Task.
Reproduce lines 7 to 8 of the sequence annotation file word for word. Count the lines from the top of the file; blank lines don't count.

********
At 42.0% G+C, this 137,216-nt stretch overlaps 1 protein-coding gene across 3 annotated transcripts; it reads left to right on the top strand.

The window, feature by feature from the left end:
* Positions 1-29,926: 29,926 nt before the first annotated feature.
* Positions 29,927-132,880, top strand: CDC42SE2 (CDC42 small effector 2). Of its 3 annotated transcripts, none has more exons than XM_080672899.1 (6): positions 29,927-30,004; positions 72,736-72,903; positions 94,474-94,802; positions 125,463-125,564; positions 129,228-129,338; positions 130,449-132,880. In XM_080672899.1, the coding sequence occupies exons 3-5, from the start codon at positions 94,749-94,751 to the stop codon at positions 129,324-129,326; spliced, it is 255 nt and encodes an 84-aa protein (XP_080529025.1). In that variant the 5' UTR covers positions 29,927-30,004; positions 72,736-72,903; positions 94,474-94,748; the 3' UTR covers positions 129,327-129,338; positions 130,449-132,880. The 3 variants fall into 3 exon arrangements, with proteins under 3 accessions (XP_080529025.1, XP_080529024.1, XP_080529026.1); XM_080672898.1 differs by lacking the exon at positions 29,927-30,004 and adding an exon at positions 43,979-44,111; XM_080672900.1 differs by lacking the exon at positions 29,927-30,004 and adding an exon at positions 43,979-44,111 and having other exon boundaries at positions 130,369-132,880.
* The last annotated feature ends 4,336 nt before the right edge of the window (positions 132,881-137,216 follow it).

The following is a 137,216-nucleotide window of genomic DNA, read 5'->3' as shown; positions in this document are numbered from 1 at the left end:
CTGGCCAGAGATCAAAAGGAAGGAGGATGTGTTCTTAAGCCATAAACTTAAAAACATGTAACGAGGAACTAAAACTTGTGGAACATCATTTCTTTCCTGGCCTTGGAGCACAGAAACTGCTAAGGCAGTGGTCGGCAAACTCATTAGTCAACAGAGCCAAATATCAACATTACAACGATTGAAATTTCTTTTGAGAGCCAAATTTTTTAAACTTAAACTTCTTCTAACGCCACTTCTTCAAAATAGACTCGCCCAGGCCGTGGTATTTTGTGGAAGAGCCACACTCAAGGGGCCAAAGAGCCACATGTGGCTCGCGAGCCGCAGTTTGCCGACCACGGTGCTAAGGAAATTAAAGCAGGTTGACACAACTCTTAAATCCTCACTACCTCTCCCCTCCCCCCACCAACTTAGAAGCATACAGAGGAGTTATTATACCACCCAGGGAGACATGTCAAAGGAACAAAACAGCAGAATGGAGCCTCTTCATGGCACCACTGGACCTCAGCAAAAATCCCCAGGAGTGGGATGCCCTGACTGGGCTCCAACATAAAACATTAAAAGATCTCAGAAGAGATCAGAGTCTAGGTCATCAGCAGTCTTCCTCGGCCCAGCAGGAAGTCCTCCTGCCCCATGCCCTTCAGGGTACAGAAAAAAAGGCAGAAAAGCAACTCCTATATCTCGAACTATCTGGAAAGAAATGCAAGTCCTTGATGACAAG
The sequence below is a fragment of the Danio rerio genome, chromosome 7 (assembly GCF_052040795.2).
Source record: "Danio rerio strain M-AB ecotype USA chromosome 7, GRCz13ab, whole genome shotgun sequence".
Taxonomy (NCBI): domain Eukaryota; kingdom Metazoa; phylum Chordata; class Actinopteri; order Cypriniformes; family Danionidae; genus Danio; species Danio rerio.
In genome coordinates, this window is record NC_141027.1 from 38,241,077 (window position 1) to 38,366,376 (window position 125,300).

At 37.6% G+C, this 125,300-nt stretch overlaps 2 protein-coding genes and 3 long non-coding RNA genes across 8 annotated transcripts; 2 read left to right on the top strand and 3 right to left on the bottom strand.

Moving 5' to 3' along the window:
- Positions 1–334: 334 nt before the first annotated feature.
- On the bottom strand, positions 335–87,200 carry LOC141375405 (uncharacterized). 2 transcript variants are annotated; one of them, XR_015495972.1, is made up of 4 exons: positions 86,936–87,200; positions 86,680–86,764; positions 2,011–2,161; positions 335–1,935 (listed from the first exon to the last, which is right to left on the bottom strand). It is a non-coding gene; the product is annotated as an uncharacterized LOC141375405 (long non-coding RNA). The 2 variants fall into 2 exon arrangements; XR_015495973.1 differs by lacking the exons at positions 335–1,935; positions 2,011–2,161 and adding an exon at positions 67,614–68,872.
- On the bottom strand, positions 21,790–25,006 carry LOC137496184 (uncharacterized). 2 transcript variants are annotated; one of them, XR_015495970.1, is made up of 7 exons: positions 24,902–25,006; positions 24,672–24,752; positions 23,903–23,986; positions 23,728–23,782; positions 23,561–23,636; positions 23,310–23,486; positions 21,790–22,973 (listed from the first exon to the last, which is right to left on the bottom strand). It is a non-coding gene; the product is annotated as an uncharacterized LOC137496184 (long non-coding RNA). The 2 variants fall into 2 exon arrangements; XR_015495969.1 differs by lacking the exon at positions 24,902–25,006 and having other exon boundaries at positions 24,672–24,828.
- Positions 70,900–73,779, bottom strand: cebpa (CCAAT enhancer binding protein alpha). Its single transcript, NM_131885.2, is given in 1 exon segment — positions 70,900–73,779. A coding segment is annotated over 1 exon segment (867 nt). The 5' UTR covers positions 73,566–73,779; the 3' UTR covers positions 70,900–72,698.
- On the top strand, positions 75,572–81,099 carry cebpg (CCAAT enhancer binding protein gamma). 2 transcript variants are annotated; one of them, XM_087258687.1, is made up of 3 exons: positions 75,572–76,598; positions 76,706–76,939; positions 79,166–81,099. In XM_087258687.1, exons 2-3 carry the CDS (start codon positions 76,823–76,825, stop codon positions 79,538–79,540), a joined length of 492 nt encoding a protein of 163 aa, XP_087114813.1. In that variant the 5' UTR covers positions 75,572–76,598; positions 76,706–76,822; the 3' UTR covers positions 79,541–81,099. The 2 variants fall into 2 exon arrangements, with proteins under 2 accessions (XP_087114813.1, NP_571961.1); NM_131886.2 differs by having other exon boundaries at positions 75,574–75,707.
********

CTGGCCAGAGATCAAAAGGAAGGAGGATGTGTTCTTAAGCCATAAACTTAAAAACATGTAACGAGGAACTAAAACTTGTGGAACATCATTTCTTTCCTGGCCTTGGAGCACAGAAACTGCTAAGGCAGTGGTCGGCAAACTCATTAGTCAACAGAGCCAAATATCAACATTACAACGATTGAAATTTCTTTTGAGAGCCAAATTTTTTAAACTTAAACTTCTTCTAACGCCACTTCTTCAAAATAGACTCGCCCAGGCCGTGGTATTTTGTGGAAGAGCCACACTCAAGGGGCCAAAGAGCCACATGTGGCTCGCGAGCCGCAGTTTGCCGACCACGGTGCTAAGGAAATTAAAGCAGGTTGACACAACTCTTAAATCCTCACTACCTCTCCCCTCCCCCCACCAACTTAGAAGCATACAGAGGAGTTATTATACCACCCAGGGAGACATGTCAAAGGAACAAAACAGCAGAATGGAGCCTCTTCATGGCACCACTGGACCTCAGCAAAAATCCCCAGGAGTGGGATGCCCTGACTGGGCTCCAACATAAAACATTAAAAGATCTCAGAAGAGATCAGAGTCTAGGTCATCAGCAGTCTTCCTCGGCCCAGCAGGAAGTCCTCCTGCCCCATGCCCTTCAGGGTACAGAAAAAAAGGCAGAAAAGCAACTCCTATATCTCGAACTATCTGGAAAGAAATGCAAGTCCTTGATGACAAG
The sequence below is a fragment of the Danio rerio genome, chromosome 7 (assembly GCF_052040795.2).